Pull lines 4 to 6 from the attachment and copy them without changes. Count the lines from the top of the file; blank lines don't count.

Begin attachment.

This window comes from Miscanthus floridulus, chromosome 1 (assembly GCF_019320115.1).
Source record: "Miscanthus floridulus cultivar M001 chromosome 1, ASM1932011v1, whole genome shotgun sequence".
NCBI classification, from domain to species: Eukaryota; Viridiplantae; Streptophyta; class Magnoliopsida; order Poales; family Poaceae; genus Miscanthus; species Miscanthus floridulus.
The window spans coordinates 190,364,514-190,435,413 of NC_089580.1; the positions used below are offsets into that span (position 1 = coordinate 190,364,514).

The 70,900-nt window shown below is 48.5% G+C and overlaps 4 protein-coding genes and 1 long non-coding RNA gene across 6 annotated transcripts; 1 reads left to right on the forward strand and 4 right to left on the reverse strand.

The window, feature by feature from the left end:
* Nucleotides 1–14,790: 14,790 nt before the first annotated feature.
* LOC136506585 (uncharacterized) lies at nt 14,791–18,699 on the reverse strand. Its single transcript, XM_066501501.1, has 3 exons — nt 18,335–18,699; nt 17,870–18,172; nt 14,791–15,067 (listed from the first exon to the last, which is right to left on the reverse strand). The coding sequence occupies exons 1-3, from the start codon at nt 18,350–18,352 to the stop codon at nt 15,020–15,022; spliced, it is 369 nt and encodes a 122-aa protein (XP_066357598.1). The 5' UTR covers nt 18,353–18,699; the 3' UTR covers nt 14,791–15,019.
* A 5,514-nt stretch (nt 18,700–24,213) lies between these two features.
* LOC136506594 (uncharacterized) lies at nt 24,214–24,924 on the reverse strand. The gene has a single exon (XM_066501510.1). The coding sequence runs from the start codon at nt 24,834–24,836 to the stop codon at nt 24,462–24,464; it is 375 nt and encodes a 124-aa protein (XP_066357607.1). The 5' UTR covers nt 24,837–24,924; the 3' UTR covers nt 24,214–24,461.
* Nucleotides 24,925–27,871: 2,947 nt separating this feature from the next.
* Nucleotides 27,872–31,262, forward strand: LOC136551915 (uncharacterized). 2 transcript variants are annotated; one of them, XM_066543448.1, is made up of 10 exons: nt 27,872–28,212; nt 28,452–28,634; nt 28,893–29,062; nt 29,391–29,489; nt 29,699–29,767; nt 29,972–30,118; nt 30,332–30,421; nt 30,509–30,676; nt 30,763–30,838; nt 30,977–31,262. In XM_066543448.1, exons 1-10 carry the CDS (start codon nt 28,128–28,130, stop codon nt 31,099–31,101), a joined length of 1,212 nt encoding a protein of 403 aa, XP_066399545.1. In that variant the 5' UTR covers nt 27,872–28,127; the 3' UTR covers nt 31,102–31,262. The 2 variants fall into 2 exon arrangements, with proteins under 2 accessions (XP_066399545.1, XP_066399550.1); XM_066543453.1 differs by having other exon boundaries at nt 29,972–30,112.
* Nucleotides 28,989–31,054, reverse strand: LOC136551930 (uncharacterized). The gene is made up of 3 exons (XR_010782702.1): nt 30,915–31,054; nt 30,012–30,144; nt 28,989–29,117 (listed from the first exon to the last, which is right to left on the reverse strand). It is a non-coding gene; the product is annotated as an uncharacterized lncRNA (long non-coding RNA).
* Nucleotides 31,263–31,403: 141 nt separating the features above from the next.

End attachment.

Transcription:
The window spans coordinates 190,364,514-190,435,413 of NC_089580.1; the positions used below are offsets into that span (position 1 = coordinate 190,364,514).

The 70,900-nt window shown below is 48.5% G+C and overlaps 4 protein-coding genes and 1 long non-coding RNA gene across 6 annotated transcripts; 1 reads left to right on the forward strand and 4 right to left on the reverse strand.

The window, feature by feature from the left end: